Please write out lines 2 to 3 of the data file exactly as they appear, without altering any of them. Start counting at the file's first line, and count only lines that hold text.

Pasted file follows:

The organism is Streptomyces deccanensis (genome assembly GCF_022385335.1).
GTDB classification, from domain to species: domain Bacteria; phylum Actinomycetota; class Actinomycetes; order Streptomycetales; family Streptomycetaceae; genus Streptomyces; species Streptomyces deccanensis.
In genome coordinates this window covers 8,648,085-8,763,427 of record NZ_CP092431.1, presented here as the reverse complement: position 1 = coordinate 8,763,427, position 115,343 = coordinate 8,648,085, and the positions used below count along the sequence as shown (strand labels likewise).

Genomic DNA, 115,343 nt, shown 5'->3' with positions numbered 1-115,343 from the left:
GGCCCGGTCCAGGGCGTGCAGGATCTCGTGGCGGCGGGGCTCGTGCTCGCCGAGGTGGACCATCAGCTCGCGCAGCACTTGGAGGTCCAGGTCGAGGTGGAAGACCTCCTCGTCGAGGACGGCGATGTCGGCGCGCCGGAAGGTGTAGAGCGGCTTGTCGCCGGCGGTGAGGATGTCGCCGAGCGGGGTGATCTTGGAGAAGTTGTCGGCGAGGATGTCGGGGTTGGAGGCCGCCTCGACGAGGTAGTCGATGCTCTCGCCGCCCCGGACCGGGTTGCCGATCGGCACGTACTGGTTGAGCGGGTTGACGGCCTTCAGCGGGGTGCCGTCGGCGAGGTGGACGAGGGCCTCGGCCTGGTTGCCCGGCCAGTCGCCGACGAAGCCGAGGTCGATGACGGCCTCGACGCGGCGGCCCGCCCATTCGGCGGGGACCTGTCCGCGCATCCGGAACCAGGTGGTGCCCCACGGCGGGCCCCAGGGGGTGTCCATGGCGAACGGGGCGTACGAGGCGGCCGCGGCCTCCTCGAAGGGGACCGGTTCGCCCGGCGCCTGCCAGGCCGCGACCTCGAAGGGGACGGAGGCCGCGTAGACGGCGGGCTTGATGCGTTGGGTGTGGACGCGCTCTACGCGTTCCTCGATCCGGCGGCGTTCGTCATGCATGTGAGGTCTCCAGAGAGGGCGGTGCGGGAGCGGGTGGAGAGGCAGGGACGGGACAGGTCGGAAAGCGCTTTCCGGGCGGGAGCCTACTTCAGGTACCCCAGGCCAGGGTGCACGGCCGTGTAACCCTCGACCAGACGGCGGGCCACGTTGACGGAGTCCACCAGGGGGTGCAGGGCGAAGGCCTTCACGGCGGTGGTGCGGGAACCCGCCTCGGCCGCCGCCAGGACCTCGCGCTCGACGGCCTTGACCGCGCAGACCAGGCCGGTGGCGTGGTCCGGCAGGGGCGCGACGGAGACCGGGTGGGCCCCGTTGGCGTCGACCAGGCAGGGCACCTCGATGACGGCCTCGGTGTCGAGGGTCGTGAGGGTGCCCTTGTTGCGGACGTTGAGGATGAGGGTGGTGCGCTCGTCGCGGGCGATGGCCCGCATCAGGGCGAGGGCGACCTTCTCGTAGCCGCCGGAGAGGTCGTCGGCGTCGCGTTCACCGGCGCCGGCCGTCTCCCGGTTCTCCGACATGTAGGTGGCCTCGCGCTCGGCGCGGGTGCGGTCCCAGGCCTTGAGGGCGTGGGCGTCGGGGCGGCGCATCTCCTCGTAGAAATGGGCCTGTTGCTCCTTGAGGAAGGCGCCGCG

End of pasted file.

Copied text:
GTDB classification, from domain to species: domain Bacteria; phylum Actinomycetota; class Actinomycetes; order Streptomycetales; family Streptomycetaceae; genus Streptomyces; species Streptomyces deccanensis.
In genome coordinates this window covers 8,648,085-8,763,427 of record NZ_CP092431.1, presented here as the reverse complement: position 1 = coordinate 8,763,427, position 115,343 = coordinate 8,648,085, and the positions used below count along the sequence as shown (strand labels likewise).